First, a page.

• Heat Wave Health Woes: Hot Temperatures And Excess Pollution Put Children At Risk Huffington Post July 5, 2012 Quoted: "Especially at high risk is an infant wrapped up in a blanket," who is unable to tend to himself or tell an adult how he feels, said Jonathan Patz, director of the Global Health Institute at the University of Wisconsin, Madison.
  • Fireworks: A field day for applied science Winston-Salem, N.C. Journal July 3, 2012 When you get all choked up watching Fourth of July fireworks, save a little of that ooh-ahh emotion for chemistry and other scientific disciplines. Bassam Z. Shakhashiri knows all about this: He’s a professor of chemistry at the University of Wisconsin and is the president of the American Chemical Society. Shakhashiri is also an entertainer by choice, giving lectures and programs around the world that help better connect people with the often obtuse world of science.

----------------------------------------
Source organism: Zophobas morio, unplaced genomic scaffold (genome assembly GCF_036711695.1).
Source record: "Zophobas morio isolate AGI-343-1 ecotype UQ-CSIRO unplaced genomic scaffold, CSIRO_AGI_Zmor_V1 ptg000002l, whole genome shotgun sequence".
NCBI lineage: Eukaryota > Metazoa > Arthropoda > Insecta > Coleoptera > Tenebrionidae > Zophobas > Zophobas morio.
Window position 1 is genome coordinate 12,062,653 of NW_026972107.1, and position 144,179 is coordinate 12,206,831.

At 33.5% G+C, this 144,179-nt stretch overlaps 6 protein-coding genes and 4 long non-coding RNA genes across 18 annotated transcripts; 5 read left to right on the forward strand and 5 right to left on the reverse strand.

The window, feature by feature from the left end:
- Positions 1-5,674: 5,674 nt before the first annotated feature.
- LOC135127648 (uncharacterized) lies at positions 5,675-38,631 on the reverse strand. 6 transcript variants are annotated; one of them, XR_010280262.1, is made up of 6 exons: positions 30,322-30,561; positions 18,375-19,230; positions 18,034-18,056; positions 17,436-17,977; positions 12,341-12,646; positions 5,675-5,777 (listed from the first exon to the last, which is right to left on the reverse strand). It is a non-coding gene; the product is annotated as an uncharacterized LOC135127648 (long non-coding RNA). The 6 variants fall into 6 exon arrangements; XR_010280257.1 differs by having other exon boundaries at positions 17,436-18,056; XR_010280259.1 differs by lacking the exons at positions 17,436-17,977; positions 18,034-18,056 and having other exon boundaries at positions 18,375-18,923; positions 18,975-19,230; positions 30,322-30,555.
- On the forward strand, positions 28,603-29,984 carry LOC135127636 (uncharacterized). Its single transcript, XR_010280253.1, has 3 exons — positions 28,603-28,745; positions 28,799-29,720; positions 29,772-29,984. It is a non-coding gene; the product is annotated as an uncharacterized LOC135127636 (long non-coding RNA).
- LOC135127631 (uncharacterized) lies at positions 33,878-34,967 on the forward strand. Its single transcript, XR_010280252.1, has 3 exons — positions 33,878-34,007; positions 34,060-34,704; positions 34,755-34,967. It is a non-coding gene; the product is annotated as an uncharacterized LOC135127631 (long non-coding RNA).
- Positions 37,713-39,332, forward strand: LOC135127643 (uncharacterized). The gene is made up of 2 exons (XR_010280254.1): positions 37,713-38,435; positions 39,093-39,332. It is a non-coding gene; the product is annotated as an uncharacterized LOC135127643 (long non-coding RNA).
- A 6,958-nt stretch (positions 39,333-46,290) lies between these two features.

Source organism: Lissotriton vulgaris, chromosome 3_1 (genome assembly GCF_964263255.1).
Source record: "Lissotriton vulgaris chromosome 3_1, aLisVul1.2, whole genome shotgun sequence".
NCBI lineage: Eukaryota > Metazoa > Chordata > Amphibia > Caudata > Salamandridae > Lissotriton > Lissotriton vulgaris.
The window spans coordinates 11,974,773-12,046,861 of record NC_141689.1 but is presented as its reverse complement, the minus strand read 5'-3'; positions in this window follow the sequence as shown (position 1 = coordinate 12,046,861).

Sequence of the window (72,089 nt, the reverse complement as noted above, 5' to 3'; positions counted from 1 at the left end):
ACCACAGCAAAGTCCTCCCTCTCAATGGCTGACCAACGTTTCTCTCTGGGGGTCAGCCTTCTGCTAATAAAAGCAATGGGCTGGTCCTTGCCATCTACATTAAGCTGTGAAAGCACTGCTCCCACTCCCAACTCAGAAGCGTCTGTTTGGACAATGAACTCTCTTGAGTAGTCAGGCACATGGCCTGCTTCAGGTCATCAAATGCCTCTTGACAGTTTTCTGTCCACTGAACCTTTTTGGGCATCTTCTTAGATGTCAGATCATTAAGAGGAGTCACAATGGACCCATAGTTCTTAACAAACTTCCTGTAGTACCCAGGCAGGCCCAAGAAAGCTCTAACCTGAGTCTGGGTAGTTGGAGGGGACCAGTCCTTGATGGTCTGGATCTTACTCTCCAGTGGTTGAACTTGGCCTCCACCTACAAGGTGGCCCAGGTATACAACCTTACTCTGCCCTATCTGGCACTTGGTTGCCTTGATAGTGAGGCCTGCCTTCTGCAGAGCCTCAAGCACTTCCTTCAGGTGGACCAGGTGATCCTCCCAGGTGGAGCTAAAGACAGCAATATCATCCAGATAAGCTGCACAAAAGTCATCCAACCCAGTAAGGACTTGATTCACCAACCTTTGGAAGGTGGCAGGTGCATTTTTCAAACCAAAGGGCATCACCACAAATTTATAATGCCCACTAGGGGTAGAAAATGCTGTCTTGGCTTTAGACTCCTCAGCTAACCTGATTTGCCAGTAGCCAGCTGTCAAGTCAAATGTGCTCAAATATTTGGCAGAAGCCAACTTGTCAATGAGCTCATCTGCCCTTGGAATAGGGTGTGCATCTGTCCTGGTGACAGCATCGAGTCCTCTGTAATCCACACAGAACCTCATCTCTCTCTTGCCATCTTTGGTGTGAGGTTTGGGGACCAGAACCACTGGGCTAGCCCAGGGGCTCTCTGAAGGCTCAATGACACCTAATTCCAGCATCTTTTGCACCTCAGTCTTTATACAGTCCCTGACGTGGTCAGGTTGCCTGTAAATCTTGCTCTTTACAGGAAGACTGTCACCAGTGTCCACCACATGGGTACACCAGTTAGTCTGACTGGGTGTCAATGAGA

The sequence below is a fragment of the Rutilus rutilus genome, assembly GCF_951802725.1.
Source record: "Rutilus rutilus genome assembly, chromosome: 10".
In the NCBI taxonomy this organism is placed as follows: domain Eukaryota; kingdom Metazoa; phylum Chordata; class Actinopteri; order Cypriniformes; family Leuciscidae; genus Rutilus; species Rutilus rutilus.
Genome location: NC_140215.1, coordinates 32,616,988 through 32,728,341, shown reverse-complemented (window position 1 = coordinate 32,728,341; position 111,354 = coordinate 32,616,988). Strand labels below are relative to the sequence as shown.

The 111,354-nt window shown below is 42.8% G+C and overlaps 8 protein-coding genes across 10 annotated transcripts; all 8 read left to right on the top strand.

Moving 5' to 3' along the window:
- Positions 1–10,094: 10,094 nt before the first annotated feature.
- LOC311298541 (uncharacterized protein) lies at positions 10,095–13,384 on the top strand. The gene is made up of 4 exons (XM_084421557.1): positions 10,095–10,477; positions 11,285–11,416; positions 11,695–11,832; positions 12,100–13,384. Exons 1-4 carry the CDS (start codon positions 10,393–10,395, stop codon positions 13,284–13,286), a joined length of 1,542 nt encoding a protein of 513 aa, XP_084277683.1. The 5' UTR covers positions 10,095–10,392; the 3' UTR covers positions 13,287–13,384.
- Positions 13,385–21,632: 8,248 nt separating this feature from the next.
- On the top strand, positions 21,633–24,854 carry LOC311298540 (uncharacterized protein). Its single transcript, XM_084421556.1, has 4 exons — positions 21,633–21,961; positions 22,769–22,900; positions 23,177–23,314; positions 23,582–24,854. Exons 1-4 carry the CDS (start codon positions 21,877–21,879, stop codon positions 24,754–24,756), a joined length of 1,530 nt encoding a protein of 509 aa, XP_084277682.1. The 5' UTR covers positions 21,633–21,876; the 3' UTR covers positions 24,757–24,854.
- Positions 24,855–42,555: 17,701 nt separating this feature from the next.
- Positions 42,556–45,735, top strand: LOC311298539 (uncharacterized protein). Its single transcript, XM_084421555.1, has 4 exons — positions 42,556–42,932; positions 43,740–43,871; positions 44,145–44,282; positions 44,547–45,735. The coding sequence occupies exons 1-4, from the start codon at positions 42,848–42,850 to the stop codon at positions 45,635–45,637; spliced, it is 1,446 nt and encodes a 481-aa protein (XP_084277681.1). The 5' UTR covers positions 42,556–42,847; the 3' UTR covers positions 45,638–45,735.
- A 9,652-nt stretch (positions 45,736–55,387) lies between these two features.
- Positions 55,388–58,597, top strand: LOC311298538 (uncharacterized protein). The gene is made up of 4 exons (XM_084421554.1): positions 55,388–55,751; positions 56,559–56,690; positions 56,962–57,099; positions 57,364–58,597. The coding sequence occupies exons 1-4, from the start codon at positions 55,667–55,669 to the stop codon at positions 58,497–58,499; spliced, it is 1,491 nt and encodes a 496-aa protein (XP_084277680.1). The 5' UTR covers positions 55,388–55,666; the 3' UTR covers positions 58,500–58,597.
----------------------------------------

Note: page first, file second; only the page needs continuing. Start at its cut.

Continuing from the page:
• Crops, people wilt in intense heat across southern Wisconsin Isthmus July 3, 2012 Noted: Madison has not seen a June this dry since 1988, says Chris Kucharik, associate professor of agronomy and environmental studies at the University of Wisconsin-Madison. That year, he explains, "people would categorize as the last real catastrophic drought that happened in the Midwest, but it was much more widespread than what we’re seeing this year."
  • UW men's basketball: Taylor to play for Hawks' Summer League team Madison.com July 3, 2012 Jordan Taylor has made his NBA Summer League plans, and they do not include the Milwaukee Bucks. The former point guard for the University of Wisconsin men’s basketball team said Monday he has accepted an offer to play for the Atlanta Hawks’ entry in the Summer League, which begins later this month in Las Vegas.